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October 3, 1997


The opinion of the court was delivered by: SPORKIN

 This matter comes before the Court on Defendant's 28 U.S.C. § 2255 Motion to Vacate, Set Aside, or Correct Sentence. Defendant argues first that the Court failed to exercise its discretion to grant a downward departure for "diminished capacity" under the United States Sentencing Guidelines ("U.S.S.G.") and second, that Defendant's criminal history was overrepresented under the Guidelines. For the reasons stated below, the Court denies Defendant's Motion on both grounds.


 On February 1, 1996, Defendant pled guilty to six counts of bank robbery in a nine count indictment. See 18 U.S.C. § 2113(a). Defendant's modus operandi was to approach a bank teller with a note demanding large bills and threatening "this thing is going to explode any minute now." Given Defendant's criminal history category and the offense level in this case, his projected sentence ranged from 151 to 188 months under the Guidelines. On May 2, 1996, pursuant to the agreement of counsel, this Court sentenced Defendant to the minimum of 151 months. Defendant alleges that the Court did not adequately take into consideration at the time of sentencing his reduced mental capacity. Section 5K2.13 of the Guidelines provides:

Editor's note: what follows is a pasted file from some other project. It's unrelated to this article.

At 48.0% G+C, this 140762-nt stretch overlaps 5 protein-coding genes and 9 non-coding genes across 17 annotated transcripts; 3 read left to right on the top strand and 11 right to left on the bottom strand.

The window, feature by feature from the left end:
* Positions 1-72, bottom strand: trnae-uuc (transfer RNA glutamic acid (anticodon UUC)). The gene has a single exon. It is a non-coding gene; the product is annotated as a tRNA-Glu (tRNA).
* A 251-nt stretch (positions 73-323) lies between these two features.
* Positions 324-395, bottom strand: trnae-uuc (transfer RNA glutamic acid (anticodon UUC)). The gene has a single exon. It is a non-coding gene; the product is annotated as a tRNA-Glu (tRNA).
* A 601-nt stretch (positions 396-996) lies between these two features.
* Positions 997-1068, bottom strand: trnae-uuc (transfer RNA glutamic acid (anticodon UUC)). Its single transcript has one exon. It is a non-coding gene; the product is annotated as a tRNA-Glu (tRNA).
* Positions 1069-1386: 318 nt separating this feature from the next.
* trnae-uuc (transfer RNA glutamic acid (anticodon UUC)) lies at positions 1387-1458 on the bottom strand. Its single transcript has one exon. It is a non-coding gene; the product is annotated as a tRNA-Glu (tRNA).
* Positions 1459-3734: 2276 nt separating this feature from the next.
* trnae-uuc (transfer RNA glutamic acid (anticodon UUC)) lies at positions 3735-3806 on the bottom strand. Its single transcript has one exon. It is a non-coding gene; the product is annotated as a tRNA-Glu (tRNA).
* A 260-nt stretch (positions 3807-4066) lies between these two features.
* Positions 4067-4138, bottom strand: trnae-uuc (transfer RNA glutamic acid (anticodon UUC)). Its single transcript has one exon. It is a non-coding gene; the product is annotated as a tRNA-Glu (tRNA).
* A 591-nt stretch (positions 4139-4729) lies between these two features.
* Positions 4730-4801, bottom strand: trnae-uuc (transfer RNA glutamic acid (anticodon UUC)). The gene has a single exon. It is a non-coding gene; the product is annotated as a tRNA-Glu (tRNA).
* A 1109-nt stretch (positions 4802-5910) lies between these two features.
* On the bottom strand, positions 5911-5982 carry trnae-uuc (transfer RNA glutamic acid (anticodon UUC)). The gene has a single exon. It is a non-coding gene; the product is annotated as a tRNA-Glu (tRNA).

If the defendant committed a non-violent offense while suffering from significantly reduced mental capacity not resulting from voluntary use of drugs or other intoxicants, a lower sentence may be warranted to reflect the extent to which reduced mental capacity contributed to the commission of the offense, provided that the defendant's criminal history does not indicate a need for incarceration to protect the public.

 This Court recognizes that under § 5K2.13, it has discretion to depart. Nonetheless, certain elements must be met: 1) that the offense committed is "non-violent"; 2) that the reduced mental capacity is not the result of voluntary drug use; and 3) that defendant's criminal history does not indicate a need to protect the public. The Court finds that Defendant in this case fails to meet any of these elements.

 In United States v. Chatman, 300 U.S. App. D.C. 97, 986 F.2d 1446 (D.C. Cir. 1993), our Court of Appeals held that the district court was not precluded from determining a bank robbery to be a "non-violent offense" under § 5K2.13. It opined that "the sentencing court has broad discretion under section 5K2.13 to examine all the facts and circumstances of a case to determine whether a particular offense was in fact 'non-violent.'" 986 F.2d at 1450. Thus, the Defendant is right to contend that this Court has authority to categorize his bank robbery as "non-violent" even though the same crime seemingly qualifies per se as a "crime of violence" under § 4 B1.2 of the Guidelines. 986 F.2d at 1448-53.

 Defendant claims that a particularized examination of the facts and circumstances in this case reveals that he never perpetrated his crimes with acts of violence. This kind of reasoning, however, is of the type that the Court of Appeals in Chatman cautioned against: